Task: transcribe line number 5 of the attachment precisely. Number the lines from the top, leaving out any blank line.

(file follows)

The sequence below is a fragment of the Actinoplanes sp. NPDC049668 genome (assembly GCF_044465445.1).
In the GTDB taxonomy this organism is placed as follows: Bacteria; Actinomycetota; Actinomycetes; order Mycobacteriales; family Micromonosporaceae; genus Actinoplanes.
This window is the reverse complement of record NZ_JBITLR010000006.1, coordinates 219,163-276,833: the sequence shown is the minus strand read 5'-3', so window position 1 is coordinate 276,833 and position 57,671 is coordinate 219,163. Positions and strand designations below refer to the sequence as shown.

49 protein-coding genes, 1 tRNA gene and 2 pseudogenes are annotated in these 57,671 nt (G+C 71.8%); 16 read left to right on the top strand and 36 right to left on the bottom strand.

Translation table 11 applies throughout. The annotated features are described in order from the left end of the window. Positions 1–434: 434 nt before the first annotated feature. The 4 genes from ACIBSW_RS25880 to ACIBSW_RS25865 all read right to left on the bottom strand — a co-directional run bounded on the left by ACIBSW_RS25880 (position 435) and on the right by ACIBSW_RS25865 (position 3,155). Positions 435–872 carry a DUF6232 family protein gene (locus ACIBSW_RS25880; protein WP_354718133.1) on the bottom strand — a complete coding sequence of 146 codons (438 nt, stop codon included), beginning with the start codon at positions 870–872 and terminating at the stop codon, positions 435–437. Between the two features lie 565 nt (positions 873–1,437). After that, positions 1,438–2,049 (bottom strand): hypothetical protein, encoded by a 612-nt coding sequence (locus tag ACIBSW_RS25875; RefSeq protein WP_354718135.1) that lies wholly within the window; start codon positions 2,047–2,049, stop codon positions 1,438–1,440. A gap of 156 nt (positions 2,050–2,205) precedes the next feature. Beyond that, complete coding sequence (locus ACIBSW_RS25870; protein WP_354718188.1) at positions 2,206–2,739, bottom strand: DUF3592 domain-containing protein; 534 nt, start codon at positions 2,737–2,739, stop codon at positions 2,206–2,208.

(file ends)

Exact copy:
Translation table 11 applies throughout. The annotated features are described in order from the left end of the window. Positions 1–434: 434 nt before the first annotated feature. The 4 genes from ACIBSW_RS25880 to ACIBSW_RS25865 all read right to left on the bottom strand — a co-directional run bounded on the left by ACIBSW_RS25880 (position 435) and on the right by ACIBSW_RS25865 (position 3,155). Positions 435–872 carry a DUF6232 family protein gene (locus ACIBSW_RS25880; protein WP_354718133.1) on the bottom strand — a complete coding sequence of 146 codons (438 nt, stop codon included), beginning with the start codon at positions 870–872 and terminating at the stop codon, positions 435–437. Between the two features lie 565 nt (positions 873–1,437). After that, positions 1,438–2,049 (bottom strand): hypothetical protein, encoded by a 612-nt coding sequence (locus tag ACIBSW_RS25875; RefSeq protein WP_354718135.1) that lies wholly within the window; start codon positions 2,047–2,049, stop codon positions 1,438–1,440. A gap of 156 nt (positions 2,050–2,205) precedes the next feature. Beyond that, complete coding sequence (locus ACIBSW_RS25870; protein WP_354718188.1) at positions 2,206–2,739, bottom strand: DUF3592 domain-containing protein; 534 nt, start codon at positions 2,737–2,739, stop codon at positions 2,206–2,208.